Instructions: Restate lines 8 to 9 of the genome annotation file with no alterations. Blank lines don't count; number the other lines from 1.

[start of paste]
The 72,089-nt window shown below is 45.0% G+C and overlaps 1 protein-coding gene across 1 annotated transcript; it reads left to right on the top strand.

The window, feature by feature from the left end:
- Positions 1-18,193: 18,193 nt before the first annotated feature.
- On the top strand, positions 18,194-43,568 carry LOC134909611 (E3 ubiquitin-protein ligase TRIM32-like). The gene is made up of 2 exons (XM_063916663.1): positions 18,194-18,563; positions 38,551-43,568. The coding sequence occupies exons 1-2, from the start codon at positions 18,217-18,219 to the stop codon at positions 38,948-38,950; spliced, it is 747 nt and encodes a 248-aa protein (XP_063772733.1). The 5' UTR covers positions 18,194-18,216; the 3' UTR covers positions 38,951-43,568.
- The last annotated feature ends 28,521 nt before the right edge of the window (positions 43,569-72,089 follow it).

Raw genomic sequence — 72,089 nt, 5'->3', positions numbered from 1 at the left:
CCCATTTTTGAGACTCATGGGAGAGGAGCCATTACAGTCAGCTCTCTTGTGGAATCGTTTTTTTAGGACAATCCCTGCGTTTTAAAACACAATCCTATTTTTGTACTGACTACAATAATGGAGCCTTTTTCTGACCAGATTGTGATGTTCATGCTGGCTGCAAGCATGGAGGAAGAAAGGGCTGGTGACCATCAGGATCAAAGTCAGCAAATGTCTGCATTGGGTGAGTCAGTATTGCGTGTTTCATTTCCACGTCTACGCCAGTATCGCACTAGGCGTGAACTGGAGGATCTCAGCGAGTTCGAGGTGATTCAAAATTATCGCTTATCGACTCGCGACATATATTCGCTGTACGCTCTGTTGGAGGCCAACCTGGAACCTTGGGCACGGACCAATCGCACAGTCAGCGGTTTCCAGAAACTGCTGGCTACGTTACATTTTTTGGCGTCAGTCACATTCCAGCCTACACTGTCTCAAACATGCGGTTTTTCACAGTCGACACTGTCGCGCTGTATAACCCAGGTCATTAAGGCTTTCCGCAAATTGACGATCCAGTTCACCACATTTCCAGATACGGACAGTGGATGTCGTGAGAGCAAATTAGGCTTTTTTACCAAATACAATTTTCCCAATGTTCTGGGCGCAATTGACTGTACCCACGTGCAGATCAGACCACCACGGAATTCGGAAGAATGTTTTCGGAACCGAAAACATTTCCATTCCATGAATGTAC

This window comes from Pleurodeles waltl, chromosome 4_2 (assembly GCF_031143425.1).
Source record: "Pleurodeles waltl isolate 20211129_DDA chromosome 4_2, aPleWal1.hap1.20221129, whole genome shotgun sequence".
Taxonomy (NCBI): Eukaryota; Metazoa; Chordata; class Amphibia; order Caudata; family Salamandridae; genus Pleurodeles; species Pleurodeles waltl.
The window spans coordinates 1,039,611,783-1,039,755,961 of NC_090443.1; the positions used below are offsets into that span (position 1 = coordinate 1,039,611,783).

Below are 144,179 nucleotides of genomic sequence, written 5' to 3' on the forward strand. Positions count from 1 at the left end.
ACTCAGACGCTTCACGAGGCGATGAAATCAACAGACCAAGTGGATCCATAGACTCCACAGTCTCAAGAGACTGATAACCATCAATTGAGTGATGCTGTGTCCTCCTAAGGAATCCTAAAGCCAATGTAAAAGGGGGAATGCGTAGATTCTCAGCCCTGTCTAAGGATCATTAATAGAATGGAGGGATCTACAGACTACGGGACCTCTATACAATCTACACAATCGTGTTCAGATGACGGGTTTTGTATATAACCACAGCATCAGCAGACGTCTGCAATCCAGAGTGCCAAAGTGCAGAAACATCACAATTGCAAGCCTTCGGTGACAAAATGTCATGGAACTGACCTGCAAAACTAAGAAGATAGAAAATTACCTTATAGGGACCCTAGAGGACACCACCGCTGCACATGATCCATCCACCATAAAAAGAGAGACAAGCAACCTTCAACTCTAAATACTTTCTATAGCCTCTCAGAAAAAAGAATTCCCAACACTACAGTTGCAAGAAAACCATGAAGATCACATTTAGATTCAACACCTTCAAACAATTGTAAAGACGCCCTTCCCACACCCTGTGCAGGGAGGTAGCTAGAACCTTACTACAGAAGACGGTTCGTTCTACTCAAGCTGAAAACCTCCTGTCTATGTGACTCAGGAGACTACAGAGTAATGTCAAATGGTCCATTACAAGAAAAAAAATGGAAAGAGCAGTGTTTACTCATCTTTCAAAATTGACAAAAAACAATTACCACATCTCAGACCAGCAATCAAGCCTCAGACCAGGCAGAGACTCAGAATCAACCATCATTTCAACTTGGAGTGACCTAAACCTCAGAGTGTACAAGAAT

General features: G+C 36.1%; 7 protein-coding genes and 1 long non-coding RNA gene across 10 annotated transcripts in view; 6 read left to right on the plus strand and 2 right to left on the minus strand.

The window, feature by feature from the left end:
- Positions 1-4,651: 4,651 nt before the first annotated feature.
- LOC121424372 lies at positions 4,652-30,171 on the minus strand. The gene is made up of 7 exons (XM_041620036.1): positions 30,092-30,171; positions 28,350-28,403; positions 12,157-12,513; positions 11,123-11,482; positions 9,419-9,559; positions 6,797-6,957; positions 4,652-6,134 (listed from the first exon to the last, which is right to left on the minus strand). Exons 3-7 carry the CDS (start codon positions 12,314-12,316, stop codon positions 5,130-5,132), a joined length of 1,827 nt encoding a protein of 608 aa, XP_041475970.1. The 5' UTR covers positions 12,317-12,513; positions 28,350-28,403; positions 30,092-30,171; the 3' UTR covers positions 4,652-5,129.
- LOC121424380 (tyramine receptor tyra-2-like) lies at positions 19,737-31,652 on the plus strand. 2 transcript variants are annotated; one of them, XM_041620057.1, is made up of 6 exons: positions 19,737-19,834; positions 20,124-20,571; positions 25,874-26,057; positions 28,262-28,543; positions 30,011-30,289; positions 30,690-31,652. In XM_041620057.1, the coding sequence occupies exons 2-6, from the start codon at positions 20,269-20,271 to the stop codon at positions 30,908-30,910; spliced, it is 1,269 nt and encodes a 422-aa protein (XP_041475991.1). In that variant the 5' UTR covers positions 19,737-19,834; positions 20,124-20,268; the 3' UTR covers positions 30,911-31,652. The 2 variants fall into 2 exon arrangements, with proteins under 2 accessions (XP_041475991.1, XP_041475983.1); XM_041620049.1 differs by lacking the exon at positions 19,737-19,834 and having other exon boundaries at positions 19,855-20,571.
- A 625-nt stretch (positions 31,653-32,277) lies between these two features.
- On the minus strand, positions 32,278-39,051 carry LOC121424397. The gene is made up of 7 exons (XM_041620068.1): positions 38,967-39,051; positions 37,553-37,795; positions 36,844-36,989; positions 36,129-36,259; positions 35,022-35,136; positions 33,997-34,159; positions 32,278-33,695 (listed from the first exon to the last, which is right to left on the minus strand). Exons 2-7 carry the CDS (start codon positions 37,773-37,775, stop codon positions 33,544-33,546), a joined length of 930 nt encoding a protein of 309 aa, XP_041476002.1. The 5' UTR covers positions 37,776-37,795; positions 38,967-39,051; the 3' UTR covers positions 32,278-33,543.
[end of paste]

This window comes from Pleurodeles waltl, chromosome 4_2 (assembly GCF_031143425.1).
Source record: "Pleurodeles waltl isolate 20211129_DDA chromosome 4_2, aPleWal1.hap1.20221129, whole genome shotgun sequence".